Jeffery:
Well that’s awesome and we align some on so many different areas there as well. And you’re right, helping those companies overcome obstacles or stuck in a growth pattern they’re not able to move ahead so being able to explore those different ideas and concepts with them, strategize and move it forward, I think is a great way to kind of help these startups and it’s a great mindset on why to invest. You talked a little bit about what you were doing at IRAP, what was the driving force they got you set up and starting to invest in startups?

Angelo:
So it actually was very similar in nature. So I can’t speak enough about how amazing the program is. It’s one of the oldest programs that are out there and like all of us in the investment community, the program itself changes just as the mindset of the investors has changed over the years. And that’s natural. Because a program and investor are very similar in nature. They’re looking at creating the greatest impact. So when I was at IRap I always motivated my approval of projects with specific companies around the methodology of does this have the potential to create wealth for the country and also create employment for the the country. And so the return on investment may be viewed as slightly different but when you dig deep down it’s actually the same thing, right. Because if companies can demonstrate that they’re increasing their sales and increase employment then they have a greater chance of contributing to the country visa vie paying taxes and from an investor point of view providing a return on the investment. So both are amazingly in alignment and at IRAP I was able to go into companies and actually get them to open up their kimono to identify where we can help right and it’s a it’s amazing how the strength of the program enabled me to accomplish that. Similarly, companies are always on on a mission to be able to gain enough capital, to be able to execute on their vision and you’re a part of it too Jeffrey and you see it when we sit down with an entrepreneur. We want them to really put everything on the table the good, the bad, the ugly and then identify how we can change those bad and ugly all into good right. And if we can accomplish that I think we’ve done our job for the day and putting aside the the global altruistic aspects of doing that there’s also if we can accomplish that we also can accomplish increase the potential of yielding a return on investment so that everyone wins right. And so that I used the same drivers as to why would I support certain companies at iRAP as I do in the investment community. I also saw from IRAP having gone through a significant number of projects and proposals I probably have a really good handle on not necessarily the key factors for success but probably a good insight on what are the factors for failure. And if we can overcome those factors then the likelihood of success is dramatically increased.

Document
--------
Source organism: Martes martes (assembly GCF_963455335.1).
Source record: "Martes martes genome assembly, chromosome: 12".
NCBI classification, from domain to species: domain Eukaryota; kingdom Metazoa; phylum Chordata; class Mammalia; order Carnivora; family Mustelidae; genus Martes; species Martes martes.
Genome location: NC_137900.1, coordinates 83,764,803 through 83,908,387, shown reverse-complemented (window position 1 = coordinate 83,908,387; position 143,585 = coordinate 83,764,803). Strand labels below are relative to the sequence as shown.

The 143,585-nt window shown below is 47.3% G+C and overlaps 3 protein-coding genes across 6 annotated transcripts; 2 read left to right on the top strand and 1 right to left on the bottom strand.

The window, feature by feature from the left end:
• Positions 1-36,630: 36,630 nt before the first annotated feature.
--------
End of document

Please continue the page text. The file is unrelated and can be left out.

Jeffery:
Know for sure it’s a two-sided coin right there’s always one way or the other of the direction to go but if you spend enough time in this space you start to be able to see different things on both sides. You figure out how to line those to go forward. So having that experience from IRAP and carrying that into the angel network is fantastic. So inside about what becomes your favorite part of investing?

Angelo:
Actually, doing a deep dive into the come into the company. I relish the opportunity of being an active participant and in a lot of situations taking the lead on doing the due diligence that’s required to really make that determination. I’ve been fortunate that colleagues actually respect some of my perspectives on a company after having done a deep dive with them and actually used me to a certain degree of mitigating their risk as to whether I’m in alignment with their thinking. Ultimately all the investors have their own methodology and triggers for doing an investment, but to me being very active in determining what stage the company is at, what are the risks associated with it, and how those risks can be mitigated and avoided. And I look at that aspect as being the mos